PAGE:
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ASG requests extension for comments on NOAA’s proposal rule on green sea turtle habitat

Lt. Gov. Talauega E.V. Ale

Pago Pago, AMERICAN SAMOA — Acting Governor Talauega E.V. Ale has shared American Samoa’s concerns with the U.S National Oceanic and Atmospheric Administration (NOAA) over a rule proposed by the U.S Fish and Wildlife Service to designate marine critical habitat for six “distinct population segments of green sea turtles” and has requested to extend the public comment period, which ended on Oct. 17.

The proposed critical habitat areas encompass most near-shore areas between the mean high water line to 20 meters depth, and over 2,700 acres of sandy beaches across the U.S. Pacific Islands region including Hawaii, American Samoa, Guam and the Commonwealth of the Northern Mariana Islands, according to a Western Pacific Regional Fishery Management Council public document.

Talauega outlined his concerns regarding the Green Sea Turtle Critical Habitat Designation in an Oct. 17 letter to Janet Coit, the NOAA Assistant Administrator for Fisheries and to Martha Williams, director of the U.S. Fish and Wildlife Service (USFWS).

“On behalf of the people of American Samoa, we are deeply committed to the conservation and protection of our environment and its inhabitants,” said Talauega who noted with appreciation, efforts made by NOAA to “protect and preserve our marine ecosystems, particularly in relation to the Green Sea Turtle.”

 However, he requested that an extension be granted and certain critical tasks completed before closing the public comment period, saying that an extension is necessary to ensure that the decisions made regarding the Green Sea Turtle Critical Habitat Designation “are well-informed, inclusive, and transparent.”

Specifically, Talauega requested an update to the 1998 Green Sea Turtle Recovery Plan and 5-Year GST Status Report, development of a more inclusive and comprehensive public outreach effort, and an additional 90-day public comment period.

“It is imperative that a revised recovery plan and an overdue 5-year status report be completed before any final decisions regarding the Green Sea Turtle's designation are made,” said Talauega.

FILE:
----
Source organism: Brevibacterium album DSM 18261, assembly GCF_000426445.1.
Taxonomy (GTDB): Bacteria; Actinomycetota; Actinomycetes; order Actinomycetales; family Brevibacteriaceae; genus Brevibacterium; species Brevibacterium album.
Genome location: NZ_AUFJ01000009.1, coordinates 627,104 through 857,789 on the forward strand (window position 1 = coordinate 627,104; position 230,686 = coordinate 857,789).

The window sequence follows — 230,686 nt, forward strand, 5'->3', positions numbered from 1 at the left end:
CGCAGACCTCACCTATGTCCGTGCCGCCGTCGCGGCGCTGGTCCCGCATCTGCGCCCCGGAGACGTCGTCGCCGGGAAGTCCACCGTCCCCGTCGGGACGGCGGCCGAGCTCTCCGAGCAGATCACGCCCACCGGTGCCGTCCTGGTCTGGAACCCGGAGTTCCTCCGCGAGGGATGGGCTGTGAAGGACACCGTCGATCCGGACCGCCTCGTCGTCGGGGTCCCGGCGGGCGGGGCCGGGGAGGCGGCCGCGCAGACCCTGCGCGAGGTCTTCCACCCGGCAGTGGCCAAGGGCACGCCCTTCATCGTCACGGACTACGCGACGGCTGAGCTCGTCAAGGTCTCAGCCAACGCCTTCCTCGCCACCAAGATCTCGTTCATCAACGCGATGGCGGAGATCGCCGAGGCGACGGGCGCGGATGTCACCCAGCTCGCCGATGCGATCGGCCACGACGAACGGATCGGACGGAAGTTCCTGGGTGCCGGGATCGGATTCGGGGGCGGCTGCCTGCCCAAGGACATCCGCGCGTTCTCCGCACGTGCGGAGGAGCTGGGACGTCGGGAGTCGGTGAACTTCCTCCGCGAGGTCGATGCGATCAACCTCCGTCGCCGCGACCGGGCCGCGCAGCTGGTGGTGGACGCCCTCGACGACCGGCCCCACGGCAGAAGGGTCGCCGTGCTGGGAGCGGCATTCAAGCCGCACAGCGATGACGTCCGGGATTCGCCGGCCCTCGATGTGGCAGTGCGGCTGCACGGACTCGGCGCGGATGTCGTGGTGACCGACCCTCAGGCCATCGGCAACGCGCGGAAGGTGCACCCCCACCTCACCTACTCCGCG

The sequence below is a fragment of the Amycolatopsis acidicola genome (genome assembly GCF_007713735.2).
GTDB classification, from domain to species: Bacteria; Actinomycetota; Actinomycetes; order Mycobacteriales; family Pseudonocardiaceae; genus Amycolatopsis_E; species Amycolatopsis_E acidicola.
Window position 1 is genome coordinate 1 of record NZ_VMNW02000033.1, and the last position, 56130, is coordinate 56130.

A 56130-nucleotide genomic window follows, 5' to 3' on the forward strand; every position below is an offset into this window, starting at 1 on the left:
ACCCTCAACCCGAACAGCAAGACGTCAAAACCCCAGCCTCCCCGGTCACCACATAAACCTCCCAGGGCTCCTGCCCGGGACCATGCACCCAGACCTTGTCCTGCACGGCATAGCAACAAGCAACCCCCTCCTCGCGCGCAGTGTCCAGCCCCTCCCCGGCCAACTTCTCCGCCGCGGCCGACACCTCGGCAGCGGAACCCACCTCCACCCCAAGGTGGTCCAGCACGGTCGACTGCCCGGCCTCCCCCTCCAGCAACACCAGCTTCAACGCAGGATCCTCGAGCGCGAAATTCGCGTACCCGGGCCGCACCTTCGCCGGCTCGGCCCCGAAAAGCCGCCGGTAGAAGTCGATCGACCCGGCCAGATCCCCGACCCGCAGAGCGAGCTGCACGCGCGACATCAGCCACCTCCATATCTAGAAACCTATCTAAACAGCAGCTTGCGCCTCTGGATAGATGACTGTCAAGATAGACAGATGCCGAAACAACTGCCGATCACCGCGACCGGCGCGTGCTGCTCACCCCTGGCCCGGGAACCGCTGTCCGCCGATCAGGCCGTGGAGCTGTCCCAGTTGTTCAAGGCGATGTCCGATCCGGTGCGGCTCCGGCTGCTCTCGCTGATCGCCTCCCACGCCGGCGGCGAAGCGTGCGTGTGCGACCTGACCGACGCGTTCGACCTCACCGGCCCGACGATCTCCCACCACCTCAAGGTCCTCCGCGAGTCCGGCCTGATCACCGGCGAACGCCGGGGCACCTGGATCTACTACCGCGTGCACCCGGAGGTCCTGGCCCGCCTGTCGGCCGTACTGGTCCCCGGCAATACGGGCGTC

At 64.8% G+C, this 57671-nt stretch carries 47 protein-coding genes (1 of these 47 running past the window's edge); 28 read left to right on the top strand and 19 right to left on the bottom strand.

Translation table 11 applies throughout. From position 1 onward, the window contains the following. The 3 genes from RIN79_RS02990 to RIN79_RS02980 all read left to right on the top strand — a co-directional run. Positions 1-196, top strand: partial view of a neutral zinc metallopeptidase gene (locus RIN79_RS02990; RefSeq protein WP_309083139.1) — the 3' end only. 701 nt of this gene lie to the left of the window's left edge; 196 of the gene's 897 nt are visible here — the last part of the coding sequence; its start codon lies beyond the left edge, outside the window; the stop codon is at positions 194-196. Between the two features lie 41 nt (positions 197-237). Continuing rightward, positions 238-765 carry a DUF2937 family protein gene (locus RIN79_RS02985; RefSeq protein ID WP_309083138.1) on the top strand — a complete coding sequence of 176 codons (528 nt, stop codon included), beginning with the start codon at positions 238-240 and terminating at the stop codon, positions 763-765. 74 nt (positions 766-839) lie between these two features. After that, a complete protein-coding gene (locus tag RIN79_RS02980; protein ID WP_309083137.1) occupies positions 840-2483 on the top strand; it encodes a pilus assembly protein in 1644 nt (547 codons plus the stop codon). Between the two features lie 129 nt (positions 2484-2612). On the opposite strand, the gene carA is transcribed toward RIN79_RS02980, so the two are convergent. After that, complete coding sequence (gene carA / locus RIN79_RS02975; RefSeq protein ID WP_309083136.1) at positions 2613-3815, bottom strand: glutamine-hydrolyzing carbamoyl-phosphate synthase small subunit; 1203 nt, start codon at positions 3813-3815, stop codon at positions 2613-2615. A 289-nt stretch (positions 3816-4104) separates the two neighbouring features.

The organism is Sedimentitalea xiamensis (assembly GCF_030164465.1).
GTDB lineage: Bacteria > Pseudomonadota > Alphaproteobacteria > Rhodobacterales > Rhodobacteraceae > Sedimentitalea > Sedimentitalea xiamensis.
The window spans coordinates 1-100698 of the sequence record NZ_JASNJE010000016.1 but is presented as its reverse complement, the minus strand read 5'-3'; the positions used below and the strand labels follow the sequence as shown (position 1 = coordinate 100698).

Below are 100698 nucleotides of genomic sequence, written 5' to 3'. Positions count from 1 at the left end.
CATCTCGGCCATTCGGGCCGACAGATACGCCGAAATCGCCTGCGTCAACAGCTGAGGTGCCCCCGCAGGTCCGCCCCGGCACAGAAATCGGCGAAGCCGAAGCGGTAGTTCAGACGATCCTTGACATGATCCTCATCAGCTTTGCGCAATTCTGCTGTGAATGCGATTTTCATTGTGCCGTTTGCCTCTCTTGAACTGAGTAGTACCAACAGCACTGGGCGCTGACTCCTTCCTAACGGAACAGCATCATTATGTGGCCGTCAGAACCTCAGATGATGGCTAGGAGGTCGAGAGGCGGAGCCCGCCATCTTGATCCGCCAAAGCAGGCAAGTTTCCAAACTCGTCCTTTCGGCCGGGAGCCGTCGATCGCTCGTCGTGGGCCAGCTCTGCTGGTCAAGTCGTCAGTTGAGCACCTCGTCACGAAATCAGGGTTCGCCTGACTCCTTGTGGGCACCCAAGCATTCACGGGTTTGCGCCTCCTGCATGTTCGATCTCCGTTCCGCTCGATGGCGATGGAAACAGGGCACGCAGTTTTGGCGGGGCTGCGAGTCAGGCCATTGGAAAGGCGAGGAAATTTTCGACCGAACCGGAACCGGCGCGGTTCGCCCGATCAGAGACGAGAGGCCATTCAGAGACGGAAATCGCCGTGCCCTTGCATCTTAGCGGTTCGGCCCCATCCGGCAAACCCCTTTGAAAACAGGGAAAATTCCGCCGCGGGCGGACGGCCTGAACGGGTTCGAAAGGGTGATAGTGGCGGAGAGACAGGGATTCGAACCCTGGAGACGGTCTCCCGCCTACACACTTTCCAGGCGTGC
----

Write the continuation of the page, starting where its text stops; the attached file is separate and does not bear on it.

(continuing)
He argued that these documents provide crucial insights into the current state of Green Sea Turtle populations and the measures necessary for their conservation. “This will allow for a thorough and up-to-date analysis, ensuring that the most accurate and relevant data inform your decisions,” he points out.

Talauega suggested that NOAA and USFWS develop a more “Inclusive and Comprehensive Public Outreach Effort”, saying that it is essential to engage and educate the residents of the affected islands about the proposed regulatory actions.

He recommended that a comprehensive public outreach effort should be undertaken to ensure that all stakeholders have a thorough understanding of the implications of these actions.

“This includes not only the scientific community but also local communities whose lives and livelihoods may be affected. An extension will provide the time needed to design and implement an inclusive and effective outreach program,” he said.

Additionally, the outer islands of Manu'a have not been consulted during this designation process and their views have not been properly considered.

Talauega requested that the federal government conduct an additional public comment period. He said that in the “interest of transparency and public participation, I request that an additional 90-day public comment period be held after the completion of the above actions.”

“This will allow all interested parties, including scientists, conservationists, residents, and other stakeholders, to provide valuable input and feedback on the proposed regulatory actions,” he explained. “An extension will ensure that this vital step in the decision-making process is carried out with the necessary diligence.”

Talauega said he understands the importance of making informed and responsible decisions regarding the Green Sea Turtle Critical Habitat Designation, and believes that the requested extension is essential to achieve this goal.

“It is our hope that NOAA will consider our request and grant an extension to allow for the completion of these critical actions,” he said and noted that he looks forward to a positive response from NOAA and remain committed to supporting efforts that ensure the long-term survival and well-being of the Green Sea Turtle.

As of yesterday morning, there’s no public information available yet as to whether NOAA will grant Talauega’s request. The acting governor’s letter was publicly released on the federal portal ( along with other public comments received.

According to online public documents, the USFWS held five public hearings in August, including one on Tutuila island for the proposed rule. The other sites were Hawaii, Guam, Saipan in Northern Mariana Islands, and the North and South Atlantic area covering Florida, Puerto Rico and U.S. Virgin Islands.